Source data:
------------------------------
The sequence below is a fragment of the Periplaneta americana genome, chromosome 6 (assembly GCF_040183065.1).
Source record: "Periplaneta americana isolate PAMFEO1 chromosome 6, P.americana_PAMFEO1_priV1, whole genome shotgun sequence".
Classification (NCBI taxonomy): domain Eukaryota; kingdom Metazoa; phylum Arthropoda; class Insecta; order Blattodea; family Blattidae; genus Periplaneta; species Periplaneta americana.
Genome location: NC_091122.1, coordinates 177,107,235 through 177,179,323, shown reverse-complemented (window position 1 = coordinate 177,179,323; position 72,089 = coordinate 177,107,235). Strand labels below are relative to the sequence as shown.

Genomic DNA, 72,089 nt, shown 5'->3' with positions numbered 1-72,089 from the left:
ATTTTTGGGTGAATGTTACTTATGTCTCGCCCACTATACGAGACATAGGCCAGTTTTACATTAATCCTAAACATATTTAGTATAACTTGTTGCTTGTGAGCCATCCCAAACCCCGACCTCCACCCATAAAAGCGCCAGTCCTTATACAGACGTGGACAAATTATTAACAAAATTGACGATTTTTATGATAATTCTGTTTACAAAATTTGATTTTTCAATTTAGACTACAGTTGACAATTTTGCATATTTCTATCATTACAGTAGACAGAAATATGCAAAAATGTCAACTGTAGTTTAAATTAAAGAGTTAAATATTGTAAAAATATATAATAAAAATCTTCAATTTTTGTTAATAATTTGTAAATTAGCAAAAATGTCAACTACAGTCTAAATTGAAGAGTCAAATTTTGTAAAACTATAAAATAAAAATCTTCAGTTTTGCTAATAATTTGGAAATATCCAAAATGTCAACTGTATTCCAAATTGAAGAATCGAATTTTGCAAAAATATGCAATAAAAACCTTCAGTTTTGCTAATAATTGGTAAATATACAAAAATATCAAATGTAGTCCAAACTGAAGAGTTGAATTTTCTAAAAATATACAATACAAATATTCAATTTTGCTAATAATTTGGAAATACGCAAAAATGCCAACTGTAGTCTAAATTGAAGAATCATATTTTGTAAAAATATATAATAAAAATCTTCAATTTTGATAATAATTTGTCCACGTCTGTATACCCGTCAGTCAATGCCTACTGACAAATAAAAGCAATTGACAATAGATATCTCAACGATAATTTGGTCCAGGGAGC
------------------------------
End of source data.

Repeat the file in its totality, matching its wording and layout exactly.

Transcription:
The sequence below is a fragment of the Periplaneta americana genome, chromosome 6 (assembly GCF_040183065.1).
Source record: "Periplaneta americana isolate PAMFEO1 chromosome 6, P.americana_PAMFEO1_priV1, whole genome shotgun sequence".
Classification (NCBI taxonomy): domain Eukaryota; kingdom Metazoa; phylum Arthropoda; class Insecta; order Blattodea; family Blattidae; genus Periplaneta; species Periplaneta americana.
Genome location: NC_091122.1, coordinates 177,107,235 through 177,179,323, shown reverse-complemented (window position 1 = coordinate 177,179,323; position 72,089 = coordinate 177,107,235). Strand labels below are relative to the sequence as shown.

Genomic DNA, 72,089 nt, shown 5'->3' with positions numbered 1-72,089 from the left:
ATTTTTGGGTGAATGTTACTTATGTCTCGCCCACTATACGAGACATAGGCCAGTTTTACATTAATCCTAAACATATTTAGTATAACTTGTTGCTTGTGAGCCATCCCAAACCCCGACCTCCACCCATAAAAGCGCCAGTCCTTATACAGACGTGGACAAATTATTAACAAAATTGACGATTTTTATGATAATTCTGTTTACAAAATTTGATTTTTCAATTTAGACTACAGTTGACAATTTTGCATATTTCTATCATTACAGTAGACAGAAATATGCAAAAATGTCAACTGTAGTTTAAATTAAAGAGTTAAATATTGTAAAAATATATAATAAAAATCTTCAATTTTTGTTAATAATTTGTAAATTAGCAAAAATGTCAACTACAGTCTAAATTGAAGAGTCAAATTTTGTAAAACTATAAAATAAAAATCTTCAGTTTTGCTAATAATTTGGAAATATCCAAAATGTCAACTGTATTCCAAATTGAAGAATCGAATTTTGCAAAAATATGCAATAAAAACCTTCAGTTTTGCTAATAATTGGTAAATATACAAAAATATCAAATGTAGTCCAAACTGAAGAGTTGAATTTTCTAAAAATATACAATACAAATATTCAATTTTGCTAATAATTTGGAAATACGCAAAAATGCCAACTGTAGTCTAAATTGAAGAATCATATTTTGTAAAAATATATAATAAAAATCTTCAATTTTGATAATAATTTGTCCACGTCTGTATACCCGTCAGTCAATGCCTACTGACAAATAAAAGCAATTGACAATAGATATCTCAACGATAATTTGGTCCAGGGAGC